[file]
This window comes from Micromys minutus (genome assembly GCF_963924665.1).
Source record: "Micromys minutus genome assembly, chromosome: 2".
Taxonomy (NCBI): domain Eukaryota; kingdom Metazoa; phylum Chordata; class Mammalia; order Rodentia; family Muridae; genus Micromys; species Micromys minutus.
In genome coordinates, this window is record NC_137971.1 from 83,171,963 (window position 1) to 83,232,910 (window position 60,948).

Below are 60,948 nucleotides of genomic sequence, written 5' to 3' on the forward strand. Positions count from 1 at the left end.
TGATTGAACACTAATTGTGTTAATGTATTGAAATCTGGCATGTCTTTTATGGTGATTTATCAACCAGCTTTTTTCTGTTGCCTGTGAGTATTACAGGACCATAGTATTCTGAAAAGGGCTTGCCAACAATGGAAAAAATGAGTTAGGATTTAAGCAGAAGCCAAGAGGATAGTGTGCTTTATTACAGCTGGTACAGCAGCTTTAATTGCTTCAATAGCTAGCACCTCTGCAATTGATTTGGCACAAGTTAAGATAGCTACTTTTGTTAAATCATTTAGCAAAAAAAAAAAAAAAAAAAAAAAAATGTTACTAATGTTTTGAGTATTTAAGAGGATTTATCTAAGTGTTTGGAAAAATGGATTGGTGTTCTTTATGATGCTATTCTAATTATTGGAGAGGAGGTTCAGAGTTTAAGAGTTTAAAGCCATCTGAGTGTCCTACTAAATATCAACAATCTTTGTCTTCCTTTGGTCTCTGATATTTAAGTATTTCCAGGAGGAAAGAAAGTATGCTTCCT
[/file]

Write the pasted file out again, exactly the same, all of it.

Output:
This window comes from Micromys minutus (genome assembly GCF_963924665.1).
Source record: "Micromys minutus genome assembly, chromosome: 2".
Taxonomy (NCBI): domain Eukaryota; kingdom Metazoa; phylum Chordata; class Mammalia; order Rodentia; family Muridae; genus Micromys; species Micromys minutus.
In genome coordinates, this window is record NC_137971.1 from 83,171,963 (window position 1) to 83,232,910 (window position 60,948).

Below are 60,948 nucleotides of genomic sequence, written 5' to 3' on the forward strand. Positions count from 1 at the left end.
TGATTGAACACTAATTGTGTTAATGTATTGAAATCTGGCATGTCTTTTATGGTGATTTATCAACCAGCTTTTTTCTGTTGCCTGTGAGTATTACAGGACCATAGTATTCTGAAAAGGGCTTGCCAACAATGGAAAAAATGAGTTAGGATTTAAGCAGAAGCCAAGAGGATAGTGTGCTTTATTACAGCTGGTACAGCAGCTTTAATTGCTTCAATAGCTAGCACCTCTGCAATTGATTTGGCACAAGTTAAGATAGCTACTTTTGTTAAATCATTTAGCAAAAAAAAAAAAAAAAAAAAAAAAATGTTACTAATGTTTTGAGTATTTAAGAGGATTTATCTAAGTGTTTGGAAAAATGGATTGGTGTTCTTTATGATGCTATTCTAATTATTGGAGAGGAGGTTCAGAGTTTAAGAGTTTAAAGCCATCTGAGTGTCCTACTAAATATCAACAATCTTTGTCTTCCTTTGGTCTCTGATATTTAAGTATTTCCAGGAGGAAAGAAAGTATGCTTCCT